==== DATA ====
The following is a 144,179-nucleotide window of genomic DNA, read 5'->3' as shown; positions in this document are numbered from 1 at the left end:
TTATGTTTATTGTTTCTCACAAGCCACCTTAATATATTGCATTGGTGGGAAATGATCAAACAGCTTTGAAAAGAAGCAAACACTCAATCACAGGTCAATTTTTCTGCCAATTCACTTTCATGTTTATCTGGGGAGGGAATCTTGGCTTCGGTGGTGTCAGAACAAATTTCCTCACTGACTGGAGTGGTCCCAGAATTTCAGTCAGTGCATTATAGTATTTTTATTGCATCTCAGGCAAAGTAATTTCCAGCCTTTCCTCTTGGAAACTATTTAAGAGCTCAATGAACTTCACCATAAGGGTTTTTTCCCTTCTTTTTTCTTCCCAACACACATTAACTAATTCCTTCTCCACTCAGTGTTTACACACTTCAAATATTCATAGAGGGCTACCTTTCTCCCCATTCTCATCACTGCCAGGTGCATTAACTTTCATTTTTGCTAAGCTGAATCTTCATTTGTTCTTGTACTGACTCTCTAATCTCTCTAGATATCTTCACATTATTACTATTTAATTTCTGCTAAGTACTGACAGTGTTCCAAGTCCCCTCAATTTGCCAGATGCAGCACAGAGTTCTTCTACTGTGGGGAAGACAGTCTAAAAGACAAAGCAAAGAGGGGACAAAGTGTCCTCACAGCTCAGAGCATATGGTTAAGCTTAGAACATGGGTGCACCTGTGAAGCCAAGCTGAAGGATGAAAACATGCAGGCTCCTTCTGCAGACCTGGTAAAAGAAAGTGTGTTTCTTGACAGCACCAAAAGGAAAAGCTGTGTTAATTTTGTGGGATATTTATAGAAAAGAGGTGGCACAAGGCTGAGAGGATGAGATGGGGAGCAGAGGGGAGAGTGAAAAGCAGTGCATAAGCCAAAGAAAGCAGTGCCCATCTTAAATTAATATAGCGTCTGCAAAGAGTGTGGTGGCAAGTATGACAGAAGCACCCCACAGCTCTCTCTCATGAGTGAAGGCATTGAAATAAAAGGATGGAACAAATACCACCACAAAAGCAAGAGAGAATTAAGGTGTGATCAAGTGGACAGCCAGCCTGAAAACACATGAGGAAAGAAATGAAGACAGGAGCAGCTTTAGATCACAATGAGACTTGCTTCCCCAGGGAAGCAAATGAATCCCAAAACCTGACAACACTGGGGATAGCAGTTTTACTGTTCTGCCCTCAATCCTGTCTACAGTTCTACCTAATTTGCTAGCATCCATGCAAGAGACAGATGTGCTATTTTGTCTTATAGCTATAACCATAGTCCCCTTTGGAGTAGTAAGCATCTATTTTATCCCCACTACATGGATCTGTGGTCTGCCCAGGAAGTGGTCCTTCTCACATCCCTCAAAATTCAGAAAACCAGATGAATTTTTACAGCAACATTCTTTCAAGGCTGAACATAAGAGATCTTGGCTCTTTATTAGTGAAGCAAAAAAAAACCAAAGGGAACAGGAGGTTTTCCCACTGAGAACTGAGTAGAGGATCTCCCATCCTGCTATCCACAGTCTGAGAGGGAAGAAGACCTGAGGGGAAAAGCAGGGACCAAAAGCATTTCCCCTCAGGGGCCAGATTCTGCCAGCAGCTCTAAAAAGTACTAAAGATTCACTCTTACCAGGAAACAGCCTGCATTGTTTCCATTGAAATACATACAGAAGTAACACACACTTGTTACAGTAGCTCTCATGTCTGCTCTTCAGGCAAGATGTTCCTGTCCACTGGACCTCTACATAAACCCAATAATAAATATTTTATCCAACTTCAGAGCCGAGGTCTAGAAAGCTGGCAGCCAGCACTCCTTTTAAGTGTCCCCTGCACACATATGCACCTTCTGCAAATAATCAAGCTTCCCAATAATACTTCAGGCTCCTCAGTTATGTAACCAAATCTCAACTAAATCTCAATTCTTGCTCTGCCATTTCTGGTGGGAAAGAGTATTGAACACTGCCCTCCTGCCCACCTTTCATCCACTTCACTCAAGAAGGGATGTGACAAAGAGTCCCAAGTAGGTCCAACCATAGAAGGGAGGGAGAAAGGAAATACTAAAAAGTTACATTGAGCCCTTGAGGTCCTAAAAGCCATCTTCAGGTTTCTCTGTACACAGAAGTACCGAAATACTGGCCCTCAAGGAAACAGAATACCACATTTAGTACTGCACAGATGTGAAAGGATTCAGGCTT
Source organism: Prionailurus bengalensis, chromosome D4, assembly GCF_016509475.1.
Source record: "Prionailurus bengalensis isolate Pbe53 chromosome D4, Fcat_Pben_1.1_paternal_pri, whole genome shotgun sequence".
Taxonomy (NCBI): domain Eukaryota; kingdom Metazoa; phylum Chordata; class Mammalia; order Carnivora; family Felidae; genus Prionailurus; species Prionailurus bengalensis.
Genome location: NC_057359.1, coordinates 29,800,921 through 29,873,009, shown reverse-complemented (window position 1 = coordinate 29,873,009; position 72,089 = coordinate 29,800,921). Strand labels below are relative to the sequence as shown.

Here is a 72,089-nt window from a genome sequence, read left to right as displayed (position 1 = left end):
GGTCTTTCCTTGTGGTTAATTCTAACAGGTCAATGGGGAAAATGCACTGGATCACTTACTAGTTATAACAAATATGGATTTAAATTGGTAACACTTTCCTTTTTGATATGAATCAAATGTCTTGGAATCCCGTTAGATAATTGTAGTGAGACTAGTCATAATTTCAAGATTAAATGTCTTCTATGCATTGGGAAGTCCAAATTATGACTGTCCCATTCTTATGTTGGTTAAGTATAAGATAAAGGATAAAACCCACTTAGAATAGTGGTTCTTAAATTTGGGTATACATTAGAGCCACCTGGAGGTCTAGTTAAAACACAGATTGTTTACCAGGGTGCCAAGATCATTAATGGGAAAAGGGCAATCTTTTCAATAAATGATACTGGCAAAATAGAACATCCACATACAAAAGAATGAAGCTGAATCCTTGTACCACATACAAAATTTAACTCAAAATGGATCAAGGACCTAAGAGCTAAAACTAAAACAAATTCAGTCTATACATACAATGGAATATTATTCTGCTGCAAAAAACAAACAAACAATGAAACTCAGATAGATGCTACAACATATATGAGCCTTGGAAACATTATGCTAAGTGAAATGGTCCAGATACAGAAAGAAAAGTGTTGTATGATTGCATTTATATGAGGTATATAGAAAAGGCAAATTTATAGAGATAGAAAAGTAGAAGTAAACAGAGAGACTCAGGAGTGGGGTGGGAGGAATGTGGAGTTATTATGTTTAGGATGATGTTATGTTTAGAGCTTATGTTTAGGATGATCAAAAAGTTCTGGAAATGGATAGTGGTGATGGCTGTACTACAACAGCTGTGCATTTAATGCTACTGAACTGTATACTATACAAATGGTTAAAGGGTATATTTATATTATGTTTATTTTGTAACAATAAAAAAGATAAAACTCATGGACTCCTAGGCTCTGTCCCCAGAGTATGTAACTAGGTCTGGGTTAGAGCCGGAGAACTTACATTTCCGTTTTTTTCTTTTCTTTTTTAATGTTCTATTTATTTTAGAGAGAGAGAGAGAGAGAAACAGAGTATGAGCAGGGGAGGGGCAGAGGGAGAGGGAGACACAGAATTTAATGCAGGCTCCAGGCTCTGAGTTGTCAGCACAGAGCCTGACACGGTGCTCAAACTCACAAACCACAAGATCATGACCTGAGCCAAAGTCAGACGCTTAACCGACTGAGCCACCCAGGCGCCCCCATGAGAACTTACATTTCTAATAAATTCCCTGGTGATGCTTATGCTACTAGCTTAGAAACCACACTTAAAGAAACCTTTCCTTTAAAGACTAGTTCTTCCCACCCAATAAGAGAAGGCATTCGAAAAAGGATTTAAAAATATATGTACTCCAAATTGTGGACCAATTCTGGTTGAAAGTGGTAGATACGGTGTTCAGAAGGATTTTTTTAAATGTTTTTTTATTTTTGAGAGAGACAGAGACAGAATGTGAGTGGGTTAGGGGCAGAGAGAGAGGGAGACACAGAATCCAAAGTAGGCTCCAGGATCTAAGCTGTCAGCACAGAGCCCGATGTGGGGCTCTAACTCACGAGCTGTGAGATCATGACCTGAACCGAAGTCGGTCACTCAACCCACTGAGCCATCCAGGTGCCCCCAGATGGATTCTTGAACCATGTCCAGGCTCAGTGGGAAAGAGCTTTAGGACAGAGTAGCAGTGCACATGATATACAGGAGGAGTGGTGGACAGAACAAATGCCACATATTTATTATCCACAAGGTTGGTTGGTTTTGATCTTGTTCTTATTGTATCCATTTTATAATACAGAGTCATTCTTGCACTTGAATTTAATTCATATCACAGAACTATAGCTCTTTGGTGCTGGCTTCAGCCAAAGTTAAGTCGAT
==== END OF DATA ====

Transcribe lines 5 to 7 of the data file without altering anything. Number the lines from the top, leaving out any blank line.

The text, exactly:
Taxonomy (NCBI): domain Eukaryota; kingdom Metazoa; phylum Chordata; class Mammalia; order Carnivora; family Felidae; genus Prionailurus; species Prionailurus bengalensis.
Genome location: NC_057359.1, coordinates 29,800,921 through 29,873,009, shown reverse-complemented (window position 1 = coordinate 29,873,009; position 72,089 = coordinate 29,800,921). Strand labels below are relative to the sequence as shown.

Here is a 72,089-nt window from a genome sequence, read left to right as displayed (position 1 = left end):